Spring is coming early in 3/4 of national parks, according to a new study. Awesome? Not so much. As flowers bloom earlier every year, it’s disrupting the link between the wildflowers and the arrival of birds, bees, and butterflies that feed on and pollinate the flowers. In Shenandoah, an earlier spring is giving invasive plants a head start, and they’re displacing native wildflowers, leading to costly management issues.
Before the 1960s almost everything about living openly as a lesbian, gay, bisexual, or transgender (LGBT) person was illegal. New York City laws against homosexual activities were particularly harsh. The Stonewall Uprising on June 28, 1969 is a milestone in the quest for LGBT civil rights and provided momentum for a movement.
Vine Creek Ranch at Death Valley National Park. Steady drought and record summer heat make Death Valley a land of extremes. Towering peaks are frosted with winter snow. Rare rainstorms bring vast fields of wildflowers. Lush oases harbor tiny fish and refuge for wildlife and humans. Despite its morbid name, a great diversity of life survives in Death Valley.
Located 2,600 miles southwest of Hawaii, the National Park of American Samoa is the most remote unit of the National Park System and the U.S. National Park south of the Equator. The Park spreads across three islands, 9,500 acres of tropical rainforest, and 4,000 acres of ocean, including coral reefs. While remote, the islands of American Samoa, true to the meaning of the word Samoa (Islands of Sacred Earth), are welcoming and offer beautiful landscapes and centuries of culture and history.
Mr. Chairman and members of the subcommittee, I am Larry Todd, Deputy Commissioner for Policy, Administration and Budget with the Bureau of Reclamation. I am pleased to be here today to provide the Department of the Interior's views on S. 1475, the Bay Area Regional Water Recycling Program Authorization Act. The Department does not support S. 1475.
S. 1475 would amend the Reclamation Wastewater and Groundwater Study and Facilities Act (Public Law 102-575, 43 U.S.C. 390h et seq.) to include authorization for construction of seven new projects. These new projects are the Mountain View Moffett Area Reclaimed Water Pipeline Project; the Pittsburg Recycled Water Project; the Antioch Recycled Water Project; the North Coast County Water District Recycled Water Project; the Redwood City Recycled Water Project; the South Santa Clara County Recycled Water Project; and the South Bay Advanced Recycled Water Treatment Facility. The Federal share of the costs to implement each of the seven new Title XVI projects would not exceed 25 percent. S. 1475 also establishes a Federal cost ceiling for each of the seven new projects, collectively totaling $27.5 million.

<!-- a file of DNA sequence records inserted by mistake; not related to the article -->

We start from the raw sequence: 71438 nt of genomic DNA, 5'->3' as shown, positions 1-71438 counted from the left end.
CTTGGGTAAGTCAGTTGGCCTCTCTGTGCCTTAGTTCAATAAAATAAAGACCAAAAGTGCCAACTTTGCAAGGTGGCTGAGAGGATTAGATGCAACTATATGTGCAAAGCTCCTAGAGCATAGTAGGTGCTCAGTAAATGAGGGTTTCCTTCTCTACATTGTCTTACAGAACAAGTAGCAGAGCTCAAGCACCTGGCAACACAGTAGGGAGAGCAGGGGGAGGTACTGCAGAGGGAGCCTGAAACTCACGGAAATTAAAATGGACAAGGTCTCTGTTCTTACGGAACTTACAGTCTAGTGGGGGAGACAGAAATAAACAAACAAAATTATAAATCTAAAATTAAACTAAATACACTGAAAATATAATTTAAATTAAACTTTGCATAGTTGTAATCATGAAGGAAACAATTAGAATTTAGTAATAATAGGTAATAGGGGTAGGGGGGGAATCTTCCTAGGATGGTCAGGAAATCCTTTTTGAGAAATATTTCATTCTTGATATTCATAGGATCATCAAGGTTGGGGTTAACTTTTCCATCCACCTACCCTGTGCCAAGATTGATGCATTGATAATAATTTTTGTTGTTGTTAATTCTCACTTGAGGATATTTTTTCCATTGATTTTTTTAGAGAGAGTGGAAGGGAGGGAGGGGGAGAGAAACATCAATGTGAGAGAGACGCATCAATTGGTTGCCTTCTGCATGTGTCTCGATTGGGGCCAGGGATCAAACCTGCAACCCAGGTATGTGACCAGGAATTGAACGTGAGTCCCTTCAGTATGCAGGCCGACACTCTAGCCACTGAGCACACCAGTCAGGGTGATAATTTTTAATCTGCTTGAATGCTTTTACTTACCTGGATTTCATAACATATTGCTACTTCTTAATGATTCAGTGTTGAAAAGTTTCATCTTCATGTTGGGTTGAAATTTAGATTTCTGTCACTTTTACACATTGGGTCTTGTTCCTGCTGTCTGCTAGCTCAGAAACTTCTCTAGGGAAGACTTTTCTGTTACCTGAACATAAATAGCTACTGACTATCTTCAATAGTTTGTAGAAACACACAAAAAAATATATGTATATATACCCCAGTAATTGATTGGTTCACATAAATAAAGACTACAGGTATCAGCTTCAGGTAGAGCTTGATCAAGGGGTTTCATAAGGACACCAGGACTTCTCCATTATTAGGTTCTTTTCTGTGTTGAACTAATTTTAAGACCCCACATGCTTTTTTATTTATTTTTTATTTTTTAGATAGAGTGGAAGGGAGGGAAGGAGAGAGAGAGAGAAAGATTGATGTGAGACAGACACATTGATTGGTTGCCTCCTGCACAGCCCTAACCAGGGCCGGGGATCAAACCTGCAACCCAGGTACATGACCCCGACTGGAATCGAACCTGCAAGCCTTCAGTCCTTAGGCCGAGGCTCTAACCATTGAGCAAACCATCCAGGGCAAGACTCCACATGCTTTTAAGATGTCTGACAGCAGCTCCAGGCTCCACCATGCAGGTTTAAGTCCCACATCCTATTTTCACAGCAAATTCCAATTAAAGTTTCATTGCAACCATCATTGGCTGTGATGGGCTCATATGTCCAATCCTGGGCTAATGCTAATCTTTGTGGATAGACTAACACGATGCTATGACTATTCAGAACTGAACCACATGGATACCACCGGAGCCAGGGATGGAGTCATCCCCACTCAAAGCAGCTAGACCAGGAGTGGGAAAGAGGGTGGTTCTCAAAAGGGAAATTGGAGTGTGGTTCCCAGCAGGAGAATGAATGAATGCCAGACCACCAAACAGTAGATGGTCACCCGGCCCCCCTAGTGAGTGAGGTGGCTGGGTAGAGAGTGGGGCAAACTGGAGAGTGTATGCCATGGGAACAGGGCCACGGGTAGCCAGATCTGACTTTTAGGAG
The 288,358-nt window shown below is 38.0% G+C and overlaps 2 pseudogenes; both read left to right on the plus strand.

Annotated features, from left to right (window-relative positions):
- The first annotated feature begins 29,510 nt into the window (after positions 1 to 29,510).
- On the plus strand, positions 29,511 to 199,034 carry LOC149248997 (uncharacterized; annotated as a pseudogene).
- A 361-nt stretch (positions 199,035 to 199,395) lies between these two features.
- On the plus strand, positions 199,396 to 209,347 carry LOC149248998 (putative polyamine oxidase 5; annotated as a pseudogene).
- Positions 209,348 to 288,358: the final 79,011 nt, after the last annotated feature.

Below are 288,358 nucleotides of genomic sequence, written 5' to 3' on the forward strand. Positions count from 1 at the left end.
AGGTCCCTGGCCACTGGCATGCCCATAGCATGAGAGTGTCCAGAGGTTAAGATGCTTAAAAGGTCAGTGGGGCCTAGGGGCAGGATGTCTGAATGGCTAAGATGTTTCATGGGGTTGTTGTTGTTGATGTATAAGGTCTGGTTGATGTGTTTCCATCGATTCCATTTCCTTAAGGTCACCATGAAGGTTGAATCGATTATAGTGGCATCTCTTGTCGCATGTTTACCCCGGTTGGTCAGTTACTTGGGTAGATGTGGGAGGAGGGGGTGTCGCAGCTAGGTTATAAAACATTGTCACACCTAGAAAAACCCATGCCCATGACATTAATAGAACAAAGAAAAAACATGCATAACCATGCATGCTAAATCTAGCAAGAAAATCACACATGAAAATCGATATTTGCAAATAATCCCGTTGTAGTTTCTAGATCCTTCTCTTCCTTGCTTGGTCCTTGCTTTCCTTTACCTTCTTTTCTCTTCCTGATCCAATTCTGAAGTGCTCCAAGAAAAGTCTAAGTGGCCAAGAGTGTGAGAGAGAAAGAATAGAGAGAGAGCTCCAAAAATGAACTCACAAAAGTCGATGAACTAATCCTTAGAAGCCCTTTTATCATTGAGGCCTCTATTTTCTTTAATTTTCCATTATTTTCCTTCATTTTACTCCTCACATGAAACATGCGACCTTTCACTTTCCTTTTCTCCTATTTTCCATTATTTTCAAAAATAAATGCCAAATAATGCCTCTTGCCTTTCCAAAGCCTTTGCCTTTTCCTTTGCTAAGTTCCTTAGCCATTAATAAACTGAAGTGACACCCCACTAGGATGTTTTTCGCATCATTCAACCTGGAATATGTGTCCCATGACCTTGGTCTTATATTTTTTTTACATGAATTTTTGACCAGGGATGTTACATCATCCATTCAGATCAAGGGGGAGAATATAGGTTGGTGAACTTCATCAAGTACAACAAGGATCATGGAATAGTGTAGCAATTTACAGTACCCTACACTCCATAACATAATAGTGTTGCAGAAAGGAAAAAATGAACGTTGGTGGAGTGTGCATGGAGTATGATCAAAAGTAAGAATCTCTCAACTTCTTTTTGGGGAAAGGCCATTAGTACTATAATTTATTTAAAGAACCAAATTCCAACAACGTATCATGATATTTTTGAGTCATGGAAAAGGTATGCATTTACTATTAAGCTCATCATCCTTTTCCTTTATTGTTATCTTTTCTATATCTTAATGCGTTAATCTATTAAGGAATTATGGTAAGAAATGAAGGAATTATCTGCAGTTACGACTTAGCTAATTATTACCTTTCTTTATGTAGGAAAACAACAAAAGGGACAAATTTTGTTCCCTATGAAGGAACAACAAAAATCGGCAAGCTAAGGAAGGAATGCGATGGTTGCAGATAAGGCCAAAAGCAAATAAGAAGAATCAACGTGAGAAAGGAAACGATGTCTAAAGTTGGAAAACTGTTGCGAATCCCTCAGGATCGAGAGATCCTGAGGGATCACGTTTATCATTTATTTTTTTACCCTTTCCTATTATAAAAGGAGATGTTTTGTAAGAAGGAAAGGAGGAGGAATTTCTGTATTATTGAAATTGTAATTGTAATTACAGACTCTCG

Of the 32 specific Title XVI projects authorized to date, 21 have received funding. The remaining estimated total authorized Federal cost share of these 21 active Title XVI projects is at least $328 million. Given the costs of the currently active Title XVI projects, we do not support the authorization of new projects at this time.
I would like to briefly describe the status of these projects, most of which are already under review by Reclamation's Regional and Area Office staff. Of the seven projects providing new Title XVI construction authorization, the South Bay Advanced Recycled Water Treatment Facility, is already authorized by Congress and is considered feasible under Reclamation guidelines. Two additional projects – the Pittsburg Recycled Water Project and the Mountain View/Moffett Area Recycled Water Project -- have received feasibility determinations from Reclamation.
Meanwhile, the sponsors of the South Santa Clara County Recycled Water Project and the Antioch Recycled Water Project have not yet completed a review of their draft feasibility reports and environmental documents. Therefore, the feasibility reports do not meet the requirements for Title XVI feasibility studies.
Feasibility reports for the last two projects identified for construction authorization in
S. 1475 – the North Coast County Water District Recycled Water Project and the Redwood City Recycled Water Project -- were reviewed by the Bureau of Reclamation in 2006. The feasibility reports for both projects needed additional environmental and financial capability information. To date, the project sponsors have not provided this additional information in order for Reclamation to complete the determination of feasibility.
Although one of the projects included in the bill is already authorized for design, planning, and construction, and two of the projects have feasibility reports that meet the requirements of Title XVI feasibility studies, the remaining four projects do not have feasibility reports that meet those requirements. As such, the Department believes that it is premature to authorize projects prior to completion of feasibility reports.
While Reclamation does not support new authorizations for Federal cost sharing of water recycling projects, we understand that the projects established by Title XVI are important to many water users in the West. To that end, Reclamation has set about revising and improving its Directives and Standards that govern reviews of Title XVI projects. By doing so, we believe that Reclamation can play a more constructive role with local sponsors in weighing the merits and ultimate feasibility of proposed water recycling projects.
The Department appreciates local efforts to address future water issues. However, in light of the concerns expressed above, we do not support S. 1475. That concludes my prepared remarks. I would be pleased to answer any questions.